From South Africa, Khadija Patel, editor-in-chief, the Mail & Guardian newspaper, Johannesburg, writes of the reaction a former colony to the stupidity of an erstwhile colonizer:

“There’s a gleefulness in watching the British realise the ineptitude of their own politicians”

In Russia, the powers that be see Boris Johnson as a temporary blot. As Alexey Venediktov, editor-in-chief, Echo of Moscow radio station, reports

Unfortunately, the view of Boris Johnson in the leadership is quite negative. They don’t think he is serious. They think he’s a clown. And second, they think he has little support in his party and his country. So he’s temporary… we’ll wait for the new leader.

From Brazil, Fernanda Mena, columnist, Folha de São Paulo, reflected on the inability of even an educated public to see they were being lied to.

“And as Brazilians we know that Brits in general are better educated than us. So it was quite shocking to see people being driven by lies to vote for Brexit – and betraying all those principles of multiculturalism, liberalism and free markets.”

Finally, in the US, Jen Kirby, foreign and national security reporter, Vox comments on the obvious similarities between the politics in the UK and US for the last three years. And ends with a sobering thought:

“If the comparisons between Trump and Brexit seemed straightforward – the rise of populism and rightwing nationalism; the distrust of institutions and the “elite” – it became clear the events connected in deeper, murkier ways. Misinformation became a feature of both the referendum and the presidential campaign: the UK had the Brexit bus, the US had (well, still has) Trump’s twitter feed. Fake news was amplified on social media.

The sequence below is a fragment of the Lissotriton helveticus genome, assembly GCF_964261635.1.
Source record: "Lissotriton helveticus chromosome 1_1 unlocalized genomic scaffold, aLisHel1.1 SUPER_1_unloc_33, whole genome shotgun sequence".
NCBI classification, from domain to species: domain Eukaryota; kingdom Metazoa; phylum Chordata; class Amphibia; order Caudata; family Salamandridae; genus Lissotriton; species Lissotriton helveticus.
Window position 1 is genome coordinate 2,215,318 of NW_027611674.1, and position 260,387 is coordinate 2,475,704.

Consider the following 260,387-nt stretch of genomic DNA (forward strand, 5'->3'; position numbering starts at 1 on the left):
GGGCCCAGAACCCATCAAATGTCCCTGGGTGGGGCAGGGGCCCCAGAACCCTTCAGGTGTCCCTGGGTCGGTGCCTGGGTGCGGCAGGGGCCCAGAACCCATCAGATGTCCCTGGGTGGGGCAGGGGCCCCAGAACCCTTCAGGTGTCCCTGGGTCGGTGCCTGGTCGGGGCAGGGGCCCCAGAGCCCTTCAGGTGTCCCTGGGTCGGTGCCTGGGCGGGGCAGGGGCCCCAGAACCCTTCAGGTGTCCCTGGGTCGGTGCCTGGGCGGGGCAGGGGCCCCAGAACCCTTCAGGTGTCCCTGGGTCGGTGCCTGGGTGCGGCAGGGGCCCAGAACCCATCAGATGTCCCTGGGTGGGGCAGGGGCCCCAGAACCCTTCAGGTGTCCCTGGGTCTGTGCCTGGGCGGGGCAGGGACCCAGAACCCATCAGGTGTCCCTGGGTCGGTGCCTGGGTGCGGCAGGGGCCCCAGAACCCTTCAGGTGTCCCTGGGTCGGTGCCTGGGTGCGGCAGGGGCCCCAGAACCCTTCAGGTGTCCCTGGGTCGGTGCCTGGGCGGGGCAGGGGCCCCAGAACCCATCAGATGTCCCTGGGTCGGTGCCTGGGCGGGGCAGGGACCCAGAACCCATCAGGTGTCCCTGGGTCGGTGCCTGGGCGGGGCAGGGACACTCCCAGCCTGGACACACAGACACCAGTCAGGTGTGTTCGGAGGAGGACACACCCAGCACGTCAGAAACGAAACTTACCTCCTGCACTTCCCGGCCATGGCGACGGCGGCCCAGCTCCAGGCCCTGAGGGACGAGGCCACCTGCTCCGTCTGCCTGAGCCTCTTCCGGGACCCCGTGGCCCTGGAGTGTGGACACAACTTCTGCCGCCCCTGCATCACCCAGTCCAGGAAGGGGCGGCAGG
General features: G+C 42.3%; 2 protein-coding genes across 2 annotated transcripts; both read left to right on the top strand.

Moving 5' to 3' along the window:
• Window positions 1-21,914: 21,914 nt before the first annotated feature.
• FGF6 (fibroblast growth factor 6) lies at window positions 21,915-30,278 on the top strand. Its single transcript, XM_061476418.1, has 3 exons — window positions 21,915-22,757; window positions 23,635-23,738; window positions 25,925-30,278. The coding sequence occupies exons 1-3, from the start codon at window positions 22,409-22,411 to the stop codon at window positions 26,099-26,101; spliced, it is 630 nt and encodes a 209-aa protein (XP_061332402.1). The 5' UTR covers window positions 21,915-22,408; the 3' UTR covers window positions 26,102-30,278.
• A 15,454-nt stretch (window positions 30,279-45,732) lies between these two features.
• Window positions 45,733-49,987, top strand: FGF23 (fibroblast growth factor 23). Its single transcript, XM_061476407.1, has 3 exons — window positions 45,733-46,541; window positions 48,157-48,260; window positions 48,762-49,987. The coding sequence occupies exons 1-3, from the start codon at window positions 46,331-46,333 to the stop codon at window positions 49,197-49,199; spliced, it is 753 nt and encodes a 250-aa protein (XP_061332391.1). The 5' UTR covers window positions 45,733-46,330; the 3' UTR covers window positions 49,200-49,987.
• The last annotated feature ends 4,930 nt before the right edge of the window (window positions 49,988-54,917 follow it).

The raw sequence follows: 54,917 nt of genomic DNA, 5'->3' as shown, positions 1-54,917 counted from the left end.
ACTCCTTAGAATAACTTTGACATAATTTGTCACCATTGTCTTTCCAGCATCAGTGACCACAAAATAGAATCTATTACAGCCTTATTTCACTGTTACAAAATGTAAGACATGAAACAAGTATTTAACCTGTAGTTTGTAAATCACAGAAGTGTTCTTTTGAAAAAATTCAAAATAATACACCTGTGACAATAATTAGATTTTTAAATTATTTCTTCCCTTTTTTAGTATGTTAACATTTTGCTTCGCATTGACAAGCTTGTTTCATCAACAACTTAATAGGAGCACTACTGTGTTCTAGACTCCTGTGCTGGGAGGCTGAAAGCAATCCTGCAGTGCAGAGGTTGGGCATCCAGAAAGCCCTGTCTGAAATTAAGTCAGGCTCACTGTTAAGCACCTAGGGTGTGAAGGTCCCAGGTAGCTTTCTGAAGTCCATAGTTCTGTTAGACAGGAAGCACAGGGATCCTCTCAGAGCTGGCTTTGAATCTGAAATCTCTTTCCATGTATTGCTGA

Johnson’s ascension to prime minister feels a bit like we still don’t get it, that all the forces that made Trump and Brexit possible have only hardened in the three years since. Johnson, Americans know, is the guy that sold Brexit, and Brexit really has not gone well. But his party, at least, is buying into his vision, even doubling down on it. It puts a knot in our stomach about 2020.”

The British — more specifically the English — have a sense of their place in the world that is at odds with the facts. The UK is still the world’s fifth-largest country by GDP, but it is way behind the US and China. It represents only 15% of the EU’s economic output. Its GDP is smaller than California’s. And it will soon be behind France and India.

But cracks have appeared in this overly rosy self-assessment. The EU will not renegotiate. Boris Johnson’s pipe-dream of maintaining existing trade terms with the EU by invoking GATT 25 paragraph 5b is hokum. That strategy is disallowed in paragraph 5c. And the plan of creating an English speaking trade arrangement with the US relies on the constancy of Trump. A fool’s bet at best. 

It is dawning on even some of the most pro-Brexit proponents that the best Britain can achieve with a no-deal Brexit is something along the lines of a ‘Singapore on the Thames’. A lowly status indeed — even if it were achievable.  

Is there enough sense left in the old place to call the whole thing off?